30 April 2009

Identifying Hyenas By Their Giggle

Two hyenas in Amboseli Kenya. (Credit: iStockphoto/Stefanie Van Der Vinden)

ScienceDaily (Apr. 28, 2009) — To human ears, the laughs of individual hyenas in a pack all sound the same: high-pitched and staccato, eerie and maniacal. But every hyena makes a different call that encodes information about its age and status in the pack, according to behavioral neurologists from the University of California, Berkeley and the Université de Saint-Etienne, France. They have developed a way to identify a hyena by picking out specific features of its giggle.

The hyena does not laugh when it is having a good time. Rather, field biologists have noticed that hyenas make the sound when competing for food. The giggle is a sign of frustration, a call made by a subordinate animal when dominated by one of its peers.

To find meaning in the giggle, Nicolas Mathevon and his colleagues analyzed sounds made by 17 spotted hyenas kept in captivity. They developed an algorithm that can successfully identity an individual in the pack about half the time, by looking at the timbre and quality of a single note in its giggle. "It's like telling singers apart by having them sing one note and listening to the quality of that note," says Mathevon.

Their analysis also shows that the pitch of the giggle drops for older animals, and the giggles of animals that tend to be dominant are less variable. The next step will be to play different kinds of giggles to hyenas and test how the animals respond.

The talk "The hyena's laugh as a multi-informative signal" (4pAB3) by Nicolas Mathevon will be presented at the 157th Acoustical Society of America Meeting to be held May 18-22 in Portland, Ore.

American Institute of Physics (2009, April 28). Identifying Hyenas By Their Giggle. ScienceDaily. Retrieved April 30, 2009, from http://www.sciencedaily.com/releases/2009/04/090426094329.htm#American Institute of Physics (2009, April 28). Identifying Hyenas By Their Giggle. ScienceDaily. Retrieved April 30, 2009, from http://www.sciencedaily.com/releases/2009/04/090426094329.htm#

27 April 2009

Sing Joy! by Morris Armstrong, Jr. proudly a.k.a. "Little Mo"

please click image to see a larger version


Little Mo is a co-author of The Concrete Jungle Book, a prose+comics scrapbook novel a.k.a. "graphic novel on steroids" now in final production editing. To see a Preview online, please visit http://TheConcreteJungleBook.com. If you're on Facebook, please become a Fan of the The Concrete Jungle Book Page. You can view more versions of this photo, and others, in the Flickr.com page at http://www.flickr.com/photos/pynchonoid/, too, and if you'd like to see the TCJB 1st edition scrapbook pages in progress, shoot me an email or Flickr Inbox message and I'll mark you as a "Friend" so you can see them. Thanks for your interest!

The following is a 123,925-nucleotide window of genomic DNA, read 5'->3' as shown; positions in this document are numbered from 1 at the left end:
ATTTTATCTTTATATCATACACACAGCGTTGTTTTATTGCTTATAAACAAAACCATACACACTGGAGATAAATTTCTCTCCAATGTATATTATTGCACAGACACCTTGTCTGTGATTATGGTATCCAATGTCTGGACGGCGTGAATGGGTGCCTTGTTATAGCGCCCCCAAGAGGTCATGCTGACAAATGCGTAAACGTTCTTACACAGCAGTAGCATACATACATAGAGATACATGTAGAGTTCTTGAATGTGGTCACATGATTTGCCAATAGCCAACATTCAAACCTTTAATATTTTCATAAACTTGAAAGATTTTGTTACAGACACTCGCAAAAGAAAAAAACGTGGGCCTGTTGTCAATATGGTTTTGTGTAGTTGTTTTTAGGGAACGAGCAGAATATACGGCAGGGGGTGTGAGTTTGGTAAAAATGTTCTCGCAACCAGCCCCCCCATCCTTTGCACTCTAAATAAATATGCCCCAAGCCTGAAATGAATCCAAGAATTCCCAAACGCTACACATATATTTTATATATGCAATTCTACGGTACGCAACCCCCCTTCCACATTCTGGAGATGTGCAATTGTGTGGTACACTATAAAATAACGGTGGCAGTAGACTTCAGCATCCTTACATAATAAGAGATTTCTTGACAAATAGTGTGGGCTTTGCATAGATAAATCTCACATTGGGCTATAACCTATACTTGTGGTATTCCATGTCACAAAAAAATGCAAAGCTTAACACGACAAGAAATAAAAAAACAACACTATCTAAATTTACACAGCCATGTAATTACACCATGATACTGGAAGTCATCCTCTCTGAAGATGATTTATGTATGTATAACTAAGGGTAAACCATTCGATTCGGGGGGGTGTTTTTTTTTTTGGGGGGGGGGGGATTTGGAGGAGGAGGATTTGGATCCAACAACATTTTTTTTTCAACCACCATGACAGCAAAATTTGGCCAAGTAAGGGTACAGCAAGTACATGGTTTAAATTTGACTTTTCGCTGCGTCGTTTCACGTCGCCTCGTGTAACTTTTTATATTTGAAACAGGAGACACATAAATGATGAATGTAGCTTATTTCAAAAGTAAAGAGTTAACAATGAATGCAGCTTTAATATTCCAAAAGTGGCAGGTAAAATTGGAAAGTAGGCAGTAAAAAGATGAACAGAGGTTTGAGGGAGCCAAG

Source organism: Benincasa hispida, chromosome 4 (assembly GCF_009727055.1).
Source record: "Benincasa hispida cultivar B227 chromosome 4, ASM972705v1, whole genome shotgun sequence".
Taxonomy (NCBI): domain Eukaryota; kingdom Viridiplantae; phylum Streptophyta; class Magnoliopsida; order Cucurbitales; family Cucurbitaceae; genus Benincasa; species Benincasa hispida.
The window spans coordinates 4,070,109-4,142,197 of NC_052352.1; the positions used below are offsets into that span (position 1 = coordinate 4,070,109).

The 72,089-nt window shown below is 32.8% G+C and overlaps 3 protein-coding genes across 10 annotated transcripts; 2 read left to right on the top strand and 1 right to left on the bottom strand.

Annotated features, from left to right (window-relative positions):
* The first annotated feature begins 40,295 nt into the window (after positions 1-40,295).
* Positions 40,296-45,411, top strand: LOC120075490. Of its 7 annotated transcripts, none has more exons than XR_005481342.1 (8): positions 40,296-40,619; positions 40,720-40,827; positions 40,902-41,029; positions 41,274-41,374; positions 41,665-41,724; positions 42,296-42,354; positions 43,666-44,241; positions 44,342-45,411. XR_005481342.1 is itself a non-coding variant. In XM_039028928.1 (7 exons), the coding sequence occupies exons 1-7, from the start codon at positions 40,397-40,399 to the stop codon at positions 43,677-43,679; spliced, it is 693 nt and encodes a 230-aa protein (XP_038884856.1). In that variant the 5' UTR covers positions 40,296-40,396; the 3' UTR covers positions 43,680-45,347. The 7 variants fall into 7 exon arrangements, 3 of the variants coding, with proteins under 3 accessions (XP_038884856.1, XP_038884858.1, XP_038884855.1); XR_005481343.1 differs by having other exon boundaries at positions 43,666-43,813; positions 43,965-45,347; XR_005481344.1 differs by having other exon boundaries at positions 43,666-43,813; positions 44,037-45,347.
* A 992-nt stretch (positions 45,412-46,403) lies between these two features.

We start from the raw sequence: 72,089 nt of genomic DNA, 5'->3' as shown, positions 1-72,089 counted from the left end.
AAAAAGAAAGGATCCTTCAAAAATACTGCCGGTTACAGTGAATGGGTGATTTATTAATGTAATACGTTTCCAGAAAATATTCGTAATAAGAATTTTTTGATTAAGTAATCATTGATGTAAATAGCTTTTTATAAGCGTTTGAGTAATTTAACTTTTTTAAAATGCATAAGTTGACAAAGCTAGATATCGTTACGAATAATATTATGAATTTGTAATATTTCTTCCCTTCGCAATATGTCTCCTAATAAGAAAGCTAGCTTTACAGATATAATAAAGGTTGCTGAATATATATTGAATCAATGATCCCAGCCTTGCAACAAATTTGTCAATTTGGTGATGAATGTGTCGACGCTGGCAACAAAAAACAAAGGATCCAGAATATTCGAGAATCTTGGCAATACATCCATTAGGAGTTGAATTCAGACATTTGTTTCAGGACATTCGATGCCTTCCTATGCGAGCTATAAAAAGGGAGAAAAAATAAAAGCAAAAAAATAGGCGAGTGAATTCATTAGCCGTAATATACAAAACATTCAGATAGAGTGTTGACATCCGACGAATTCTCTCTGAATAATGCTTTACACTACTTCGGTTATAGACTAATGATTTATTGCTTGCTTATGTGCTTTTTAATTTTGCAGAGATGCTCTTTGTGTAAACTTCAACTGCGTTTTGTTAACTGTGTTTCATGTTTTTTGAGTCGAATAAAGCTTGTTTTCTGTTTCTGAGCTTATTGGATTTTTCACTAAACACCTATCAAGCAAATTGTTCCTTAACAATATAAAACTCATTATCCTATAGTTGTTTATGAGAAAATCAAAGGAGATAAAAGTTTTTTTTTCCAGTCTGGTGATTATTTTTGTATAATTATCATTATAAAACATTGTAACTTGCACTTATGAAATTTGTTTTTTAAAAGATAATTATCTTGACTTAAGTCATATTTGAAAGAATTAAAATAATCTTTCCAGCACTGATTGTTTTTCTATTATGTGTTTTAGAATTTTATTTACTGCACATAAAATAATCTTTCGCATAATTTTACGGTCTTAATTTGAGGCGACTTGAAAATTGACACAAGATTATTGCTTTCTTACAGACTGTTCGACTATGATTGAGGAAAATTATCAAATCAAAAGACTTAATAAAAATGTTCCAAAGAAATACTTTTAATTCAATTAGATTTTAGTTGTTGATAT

25 April 2009

Creepy: US Department of Homeland Security is studying "brain music"

Brain music

Putting the brain's soundtracks to work
US Department of Homeland Security - Science and Technology
Public release date: 24-Apr-2009

Every brain has a soundtrack -- probably many. Can those soundtracks be made useful?

Every brain has a soundtrack. Its tempo and tone will vary, depending on mood, frame of mind, and other features of the brain itself. When that soundtrack is recorded and played back -- to an emergency responder, or a firefighter -- it may sharpen their reflexes during a crisis, and calm their nerves afterward.

Over the past decade, the influence of music on cognitive development, learning, and emotional well-being has emerged as a hot field of scientific study. To explore music's potential relevance to emergency response, the Dept of Homeland Security's Science & Technology Directorate (S&T) has begun a study into a form of neurotraining called "Brain Music" that uses music created in advance from listeners' own brain waves to help them deal with common ailments like insomnia, fatigue, and headaches stemming from stressful environments. The concept of Brain Music is to use the frequency, amplitude, and duration of musical sounds to move the brain from an anxious state to a more relaxed state.

"Strain comes with an emergency response job, so we are interested in finding ways to help these workers remain at the top of their game when working and get quality rest when they go off a shift," said S&T Program Manager Robert Burns. "Our goal is to find new ways to help first responders perform at the highest level possible, without increasing tasks, training, or stress levels."

If the brain "composes" the music, the first job of scientists is to take down the notes, and that is exactly what Human Bionics LLC of Purcellville, VA does. Each recording is converted into two unique musical compositions designed to trigger the body's natural responses, for example, by improving productivity while at work, or helping adjust to constantly changing work hours.

The compositions are clinically shown to promote one of two mental states in each individual: relaxation – for reduced stress and improved sleep; and alertness – for improved concentration and decision-making. Each 2-6 minute track is a composition performed on a single instrument, usually a piano. The relaxation track may sound like a "melodic, subdued Chopin sonata," while the alertness track may have "more of a Mozart sound," says Burns. (It seems there's a classical genius—or maybe two genii—in all of us. Listen to an instrumental alert track at www.dhs.gov/xlibrary/multimedia/snapshots/st_brain_music_active.mp3.